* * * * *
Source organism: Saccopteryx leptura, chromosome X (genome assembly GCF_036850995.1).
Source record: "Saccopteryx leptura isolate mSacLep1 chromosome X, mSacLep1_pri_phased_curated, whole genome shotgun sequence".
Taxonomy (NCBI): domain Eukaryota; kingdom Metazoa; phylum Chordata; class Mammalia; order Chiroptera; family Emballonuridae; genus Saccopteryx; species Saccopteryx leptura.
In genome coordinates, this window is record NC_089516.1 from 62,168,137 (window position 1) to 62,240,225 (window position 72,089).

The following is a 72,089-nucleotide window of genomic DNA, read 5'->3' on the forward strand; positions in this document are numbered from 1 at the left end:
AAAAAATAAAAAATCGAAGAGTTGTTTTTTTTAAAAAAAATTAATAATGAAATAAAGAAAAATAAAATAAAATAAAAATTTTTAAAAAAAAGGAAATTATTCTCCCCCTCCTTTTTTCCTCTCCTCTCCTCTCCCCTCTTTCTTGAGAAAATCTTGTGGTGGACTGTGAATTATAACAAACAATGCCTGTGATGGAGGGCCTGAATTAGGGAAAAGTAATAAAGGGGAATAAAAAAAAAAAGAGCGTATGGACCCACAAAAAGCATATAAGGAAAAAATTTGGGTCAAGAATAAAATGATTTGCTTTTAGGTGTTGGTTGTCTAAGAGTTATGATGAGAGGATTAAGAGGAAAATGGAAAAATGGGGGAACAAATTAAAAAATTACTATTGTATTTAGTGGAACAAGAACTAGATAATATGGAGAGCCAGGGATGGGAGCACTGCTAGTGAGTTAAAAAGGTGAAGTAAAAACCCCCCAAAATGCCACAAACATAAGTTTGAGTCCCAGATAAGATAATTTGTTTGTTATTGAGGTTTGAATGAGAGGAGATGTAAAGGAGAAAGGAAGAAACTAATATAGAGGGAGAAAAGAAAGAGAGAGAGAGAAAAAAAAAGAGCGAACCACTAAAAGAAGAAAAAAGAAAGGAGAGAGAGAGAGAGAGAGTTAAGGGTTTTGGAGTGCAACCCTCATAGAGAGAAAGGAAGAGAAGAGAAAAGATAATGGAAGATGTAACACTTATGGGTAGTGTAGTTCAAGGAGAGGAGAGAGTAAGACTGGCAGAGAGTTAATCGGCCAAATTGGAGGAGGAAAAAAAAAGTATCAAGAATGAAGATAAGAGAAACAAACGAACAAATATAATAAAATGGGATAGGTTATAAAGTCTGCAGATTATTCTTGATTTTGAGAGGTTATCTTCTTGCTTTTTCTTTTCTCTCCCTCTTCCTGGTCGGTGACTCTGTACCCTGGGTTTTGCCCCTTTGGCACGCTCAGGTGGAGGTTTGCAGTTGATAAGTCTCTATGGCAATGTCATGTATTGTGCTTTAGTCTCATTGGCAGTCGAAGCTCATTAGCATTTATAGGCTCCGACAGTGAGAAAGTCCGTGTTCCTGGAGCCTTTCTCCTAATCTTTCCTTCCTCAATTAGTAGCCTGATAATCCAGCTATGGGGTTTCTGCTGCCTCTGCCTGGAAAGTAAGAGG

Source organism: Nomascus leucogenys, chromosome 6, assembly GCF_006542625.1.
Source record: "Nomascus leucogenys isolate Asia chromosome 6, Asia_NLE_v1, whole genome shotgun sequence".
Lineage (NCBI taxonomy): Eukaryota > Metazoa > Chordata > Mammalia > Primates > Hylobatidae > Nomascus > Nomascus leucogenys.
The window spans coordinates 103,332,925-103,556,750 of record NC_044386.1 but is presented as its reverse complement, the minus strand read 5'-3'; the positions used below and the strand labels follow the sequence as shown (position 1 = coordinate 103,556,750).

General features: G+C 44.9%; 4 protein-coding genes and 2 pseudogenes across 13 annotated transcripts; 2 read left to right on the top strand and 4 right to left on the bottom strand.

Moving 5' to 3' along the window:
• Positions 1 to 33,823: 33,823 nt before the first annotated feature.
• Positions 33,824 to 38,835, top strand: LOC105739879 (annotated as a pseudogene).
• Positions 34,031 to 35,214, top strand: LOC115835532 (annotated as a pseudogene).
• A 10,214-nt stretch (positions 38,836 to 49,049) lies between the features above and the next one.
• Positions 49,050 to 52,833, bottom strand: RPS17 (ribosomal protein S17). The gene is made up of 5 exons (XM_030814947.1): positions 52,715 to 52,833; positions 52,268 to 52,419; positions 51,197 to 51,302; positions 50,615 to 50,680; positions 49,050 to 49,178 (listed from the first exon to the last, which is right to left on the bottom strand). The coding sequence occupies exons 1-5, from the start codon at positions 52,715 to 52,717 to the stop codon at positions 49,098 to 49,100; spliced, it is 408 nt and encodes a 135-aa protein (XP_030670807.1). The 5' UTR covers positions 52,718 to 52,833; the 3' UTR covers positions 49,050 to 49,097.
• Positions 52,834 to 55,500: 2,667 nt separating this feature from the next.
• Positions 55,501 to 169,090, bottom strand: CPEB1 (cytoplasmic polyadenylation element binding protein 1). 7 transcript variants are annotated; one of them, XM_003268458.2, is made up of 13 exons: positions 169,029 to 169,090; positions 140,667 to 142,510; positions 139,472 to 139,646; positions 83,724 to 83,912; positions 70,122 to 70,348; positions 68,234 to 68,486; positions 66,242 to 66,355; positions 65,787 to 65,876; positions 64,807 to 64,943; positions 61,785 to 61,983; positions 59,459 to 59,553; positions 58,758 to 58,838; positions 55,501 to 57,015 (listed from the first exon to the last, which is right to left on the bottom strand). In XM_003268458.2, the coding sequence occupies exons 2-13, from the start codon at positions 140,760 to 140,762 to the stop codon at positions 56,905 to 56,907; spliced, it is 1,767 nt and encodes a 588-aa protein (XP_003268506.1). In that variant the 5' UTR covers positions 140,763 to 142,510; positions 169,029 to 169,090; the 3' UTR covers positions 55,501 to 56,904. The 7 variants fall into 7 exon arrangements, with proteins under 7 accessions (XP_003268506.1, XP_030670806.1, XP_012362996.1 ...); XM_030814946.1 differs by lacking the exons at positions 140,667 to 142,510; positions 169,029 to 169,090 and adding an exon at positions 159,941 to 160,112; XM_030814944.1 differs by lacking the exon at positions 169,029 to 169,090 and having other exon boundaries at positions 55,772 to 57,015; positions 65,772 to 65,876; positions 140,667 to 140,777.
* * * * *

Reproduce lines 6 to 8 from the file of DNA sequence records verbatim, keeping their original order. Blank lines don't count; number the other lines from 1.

AAAAAATAAAAAATCGAAGAGTTGTTTTTTTTAAAAAAAATTAATAATGAAATAAAGAAAAATAAAATAAAATAAAAATTTTTAAAAAAAAGGAAATTATTCTCCCCCTCCTTTTTTCCTCTCCTCTCCTCTCCCCTCTTTCTTGAGAAAATCTTGTGGTGGACTGTGAATTATAACAAACAATGCCTGTGATGGAGGGCCTGAATTAGGGAAAAGTAATAAAGGGGAATAAAAAAAAAAAGAGCGTATGGACCCACAAAAAGCATATAAGGAAAAAATTTGGGTCAAGAATAAAATGATTTGCTTTTAGGTGTTGGTTGTCTAAGAGTTATGATGAGAGGATTAAGAGGAAAATGGAAAAATGGGGGAACAAATTAAAAAATTACTATTGTATTTAGTGGAACAAGAACTAGATAATATGGAGAGCCAGGGATGGGAGCACTGCTAGTGAGTTAAAAAGGTGAAGTAAAAACCCCCCAAAATGCCACAAACATAAGTTTGAGTCCCAGATAAGATAATTTGTTTGTTATTGAGGTTTGAATGAGAGGAGATGTAAAGGAGAAAGGAAGAAACTAATATAGAGGGAGAAAAGAAAGAGAGAGAGAGAAAAAAAAAGAGCGAACCACTAAAAGAAGAAAAAAGAAAGGAGAGAGAGAGAGAGAGAGTTAAGGGTTTTGGAGTGCAACCCTCATAGAGAGAAAGGAAGAGAAGAGAAAAGATAATGGAAGATGTAACACTTATGGGTAGTGTAGTTCAAGGAGAGGAGAGAGTAAGACTGGCAGAGAGTTAATCGGCCAAATTGGAGGAGGAAAAAAAAAGTATCAAGAATGAAGATAAGAGAAACAAACGAACAAATATAATAAAATGGGATAGGTTATAAAGTCTGCAGATTATTCTTGATTTTGAGAGGTTATCTTCTTGCTTTTTCTTTTCTCTCCCTCTTCCTGGTCGGTGACTCTGTACCCTGGGTTTTGCCCCTTTGGCACGCTCAGGTGGAGGTTTGCAGTTGATAAGTCTCTATGGCAATGTCATGTATTGTGCTTTAGTCTCATTGGCAGTCGAAGCTCATTAGCATTTATAGGCTCCGACAGTGAGAAAGTCCGTGTTCCTGGAGCCTTTCTCCTAATCTTTCCTTCCTCAATTAGTAGCCTGATAATCCAGCTATGGGGTTTCTGCTGCCTCTGCCTGGAAAGTAAGAGG

Source organism: Nomascus leucogenys, chromosome 6, assembly GCF_006542625.1.
Source record: "Nomascus leucogenys isolate Asia chromosome 6, Asia_NLE_v1, whole genome shotgun sequence".